Some 1,800 people turned out for a special concert featuring Dudu Fischer and Tony Orlando which was organized by Chabad of the Conejo.
“CHAZAK: Stand Strong! Stand Proud!” That was the theme of “An Evening of Song and Solidarity” held on Wednesday, June 10, at the Thousand Oaks Civic Arts Plaza in Southern California’s Conejo Valley. Featuring headliner Dudu Fisher in concert, with a special appearance by the recipient of Chabad’s “Voice of Courage Award,” Tony Orlando, the program saw the sold-out crowd of 1,800 jump to their feet for repeated thunderous ovations of exuberance and approval throughout the night.
“That was definitely one of the most inspiring and entertaining Jewish concerts I’ve ever been to,” remarked Noam Lotan, an enthusiastic audience-member, while exiting the state-of-the-art concert-hall en route to his car. The sentiment was echoed by many who called and wrote to Chabad in the days thereafter.
“If you come away from this evening feeling a little prouder of your identity, a little closer to your extended Jewish family and a little stronger about your connection to Israel – its history, its vitality and its destiny as the eternal homeland of the Jewish People – then we will have achieved our goal,” said Chabad’s Director of Development, Rabbi Yisroel Levine, at the opening of the program.
Thereafter, Jerusalem-born singer and Broadway star, Dudu Fisher, took to the stage, singing four strong opening numbers, including one he identified as the “Tzemach Tzedek’s Niggun,” which he prefaced with a moving story about a woman in Riga, Latvia, who, back in 1932, was told that the baby she was carrying would be stillborn. Undeterred, she sent for a blessing from the Previous Lubavitcher Rebbe, who was in Riga at time, which she received along with assurances that a healthy child would be born. Thus it was. That child would go on to be Dudu Fisher’s mother. The handwritten message from the Previous Rebbe’s secretary was then displayed on the auditorium’s large screen for all to see.
Following that, Rabbi Moshe Bryski, Executive Director of Chabad of the Conejo, appeared at the podium to establish the theme of the evening. “I think that we are all acutely aware that these are precarious times for the civilized world, in general, and for the Jewish People, in particular,” he said. “With the recent renewed threats of terrorism, a nuclear Iran and a spike in anti-Semitism, I think it is essential that we, as proud Jews and patriotic Americans, come together, to express our common resolve to stand for principle, for truth, for liberty, for human decency, and above all, to stand shoulder-to-shoulder with our brothers and sisters who are living in our beloved homeland, Israel! But let me clear: We do not do so in a spirit of fear or dread. We are neither cowered nor intimidated by the enemies of peace and civility! We do so in a spirit of strength and courage, resilience and fortitude, dedication and determination!”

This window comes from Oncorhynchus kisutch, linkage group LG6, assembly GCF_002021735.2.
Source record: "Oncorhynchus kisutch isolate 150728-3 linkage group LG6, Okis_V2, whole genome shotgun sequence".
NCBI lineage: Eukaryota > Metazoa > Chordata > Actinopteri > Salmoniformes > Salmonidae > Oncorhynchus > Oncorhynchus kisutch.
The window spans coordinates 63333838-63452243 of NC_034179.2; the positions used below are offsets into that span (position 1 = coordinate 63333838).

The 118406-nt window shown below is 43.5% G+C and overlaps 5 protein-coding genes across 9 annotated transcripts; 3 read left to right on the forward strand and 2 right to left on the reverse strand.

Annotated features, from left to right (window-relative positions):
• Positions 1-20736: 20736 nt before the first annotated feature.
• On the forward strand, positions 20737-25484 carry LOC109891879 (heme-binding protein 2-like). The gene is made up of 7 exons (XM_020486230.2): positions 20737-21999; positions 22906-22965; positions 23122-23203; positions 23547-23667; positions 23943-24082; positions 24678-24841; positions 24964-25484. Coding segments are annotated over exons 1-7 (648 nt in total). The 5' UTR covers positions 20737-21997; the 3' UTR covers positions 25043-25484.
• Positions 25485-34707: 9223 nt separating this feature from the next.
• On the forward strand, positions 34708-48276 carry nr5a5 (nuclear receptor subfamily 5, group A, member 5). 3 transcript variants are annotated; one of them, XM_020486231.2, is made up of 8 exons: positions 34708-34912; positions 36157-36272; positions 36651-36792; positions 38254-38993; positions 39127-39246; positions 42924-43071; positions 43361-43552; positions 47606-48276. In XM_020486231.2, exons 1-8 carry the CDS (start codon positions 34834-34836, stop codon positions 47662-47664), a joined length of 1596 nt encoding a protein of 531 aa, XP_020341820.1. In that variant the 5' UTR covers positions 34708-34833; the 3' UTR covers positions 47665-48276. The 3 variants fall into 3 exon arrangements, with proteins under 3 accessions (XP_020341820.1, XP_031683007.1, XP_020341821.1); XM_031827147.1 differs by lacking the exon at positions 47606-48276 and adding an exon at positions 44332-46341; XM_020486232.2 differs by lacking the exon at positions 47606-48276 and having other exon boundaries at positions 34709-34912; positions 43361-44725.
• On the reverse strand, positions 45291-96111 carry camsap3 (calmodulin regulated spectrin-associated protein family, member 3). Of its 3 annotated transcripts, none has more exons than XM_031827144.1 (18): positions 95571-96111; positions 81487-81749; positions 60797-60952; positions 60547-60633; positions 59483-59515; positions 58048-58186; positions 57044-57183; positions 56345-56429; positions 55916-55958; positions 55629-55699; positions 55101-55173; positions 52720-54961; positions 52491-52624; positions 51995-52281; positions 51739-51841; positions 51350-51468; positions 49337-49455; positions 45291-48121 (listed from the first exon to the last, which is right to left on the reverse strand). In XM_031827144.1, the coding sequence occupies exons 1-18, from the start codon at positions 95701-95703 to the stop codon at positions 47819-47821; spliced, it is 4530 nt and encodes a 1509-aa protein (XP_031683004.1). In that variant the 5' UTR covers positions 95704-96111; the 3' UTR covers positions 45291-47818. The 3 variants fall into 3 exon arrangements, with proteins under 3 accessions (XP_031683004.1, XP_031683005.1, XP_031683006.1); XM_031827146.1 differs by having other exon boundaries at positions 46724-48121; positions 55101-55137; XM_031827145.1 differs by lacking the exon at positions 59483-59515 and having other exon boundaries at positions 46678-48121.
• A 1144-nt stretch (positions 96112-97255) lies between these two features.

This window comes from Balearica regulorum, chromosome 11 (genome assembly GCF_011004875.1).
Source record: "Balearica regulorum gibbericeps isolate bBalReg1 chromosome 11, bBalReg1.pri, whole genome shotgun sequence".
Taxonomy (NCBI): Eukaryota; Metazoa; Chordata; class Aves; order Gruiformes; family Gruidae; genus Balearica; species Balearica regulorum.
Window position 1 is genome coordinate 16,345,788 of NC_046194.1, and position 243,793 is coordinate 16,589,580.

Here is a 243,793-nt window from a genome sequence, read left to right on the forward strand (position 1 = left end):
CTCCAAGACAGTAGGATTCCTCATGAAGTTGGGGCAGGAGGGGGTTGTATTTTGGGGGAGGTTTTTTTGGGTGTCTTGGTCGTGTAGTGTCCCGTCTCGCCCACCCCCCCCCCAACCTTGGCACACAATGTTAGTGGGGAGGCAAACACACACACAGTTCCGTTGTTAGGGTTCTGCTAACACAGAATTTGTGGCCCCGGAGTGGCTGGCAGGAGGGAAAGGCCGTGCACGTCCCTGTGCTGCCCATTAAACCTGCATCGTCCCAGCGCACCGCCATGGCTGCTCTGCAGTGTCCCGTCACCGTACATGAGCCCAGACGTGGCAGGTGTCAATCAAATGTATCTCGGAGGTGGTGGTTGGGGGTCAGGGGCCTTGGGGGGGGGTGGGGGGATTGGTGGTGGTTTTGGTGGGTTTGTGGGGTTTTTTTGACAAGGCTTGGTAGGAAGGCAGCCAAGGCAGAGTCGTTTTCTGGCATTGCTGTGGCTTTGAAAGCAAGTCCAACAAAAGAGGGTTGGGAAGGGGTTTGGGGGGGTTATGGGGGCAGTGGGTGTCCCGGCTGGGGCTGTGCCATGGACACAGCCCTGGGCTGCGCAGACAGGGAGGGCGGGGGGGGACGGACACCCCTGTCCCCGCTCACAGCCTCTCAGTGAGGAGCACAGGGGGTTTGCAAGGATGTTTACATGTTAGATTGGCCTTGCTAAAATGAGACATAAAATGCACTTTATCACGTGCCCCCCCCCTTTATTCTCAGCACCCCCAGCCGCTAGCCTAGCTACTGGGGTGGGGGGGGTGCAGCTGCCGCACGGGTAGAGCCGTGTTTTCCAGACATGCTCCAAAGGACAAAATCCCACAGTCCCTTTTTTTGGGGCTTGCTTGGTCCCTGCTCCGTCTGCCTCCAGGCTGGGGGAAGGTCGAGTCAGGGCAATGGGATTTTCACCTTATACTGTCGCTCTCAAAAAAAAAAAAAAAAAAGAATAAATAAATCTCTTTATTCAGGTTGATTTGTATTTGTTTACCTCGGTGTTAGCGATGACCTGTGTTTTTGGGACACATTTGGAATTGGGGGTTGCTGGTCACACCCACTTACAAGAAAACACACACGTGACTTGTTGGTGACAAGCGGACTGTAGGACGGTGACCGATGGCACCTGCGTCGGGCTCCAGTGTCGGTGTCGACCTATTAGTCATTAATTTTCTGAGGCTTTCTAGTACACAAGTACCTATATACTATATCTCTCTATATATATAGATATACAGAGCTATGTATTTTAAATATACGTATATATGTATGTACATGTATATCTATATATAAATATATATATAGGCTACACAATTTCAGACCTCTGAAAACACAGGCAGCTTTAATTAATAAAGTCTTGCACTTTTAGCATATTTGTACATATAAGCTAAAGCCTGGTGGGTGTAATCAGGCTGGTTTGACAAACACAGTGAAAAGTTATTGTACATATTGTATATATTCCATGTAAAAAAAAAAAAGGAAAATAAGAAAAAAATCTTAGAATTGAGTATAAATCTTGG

After pointing out how the programs of Chabad of the Conejo serve to saturate the the world with light even as others seek to engulf it in darkness, Rabbi Bryski went on to invoke the memory of the three Israeli teenagers, whose yahrtzeits had been marked by World Jewry just one week earlier. In recalling the phenomenal spirit of unity that gripped the Jewish world in the aftermath of their kidnapping and throughout Israel’s subsequent launch of Operation Protective Edge, Rabbi Bryski delivered a ringing and rousing rebuttal to the anti-Israel rhetoric of Israel’s haters and detractors that has been so dominant in the world media of late.
“For all of the hypocritical condemnations and double-standards coming from so-called human rights commissions and proponents of BDS,” he said, “anyone who knows their history and can see a foot in front of them recognizes that Israel is but the ‘Canary in the coal mine’ as civilization’s first line of defense… Israel has nothing to apologize for – to anybody – for what it must do to ensure its survival. On the contrary! It is Israel that deserves the world’s apologies!” The latter line evoked a roaring and rousing applause from 1,800 strong.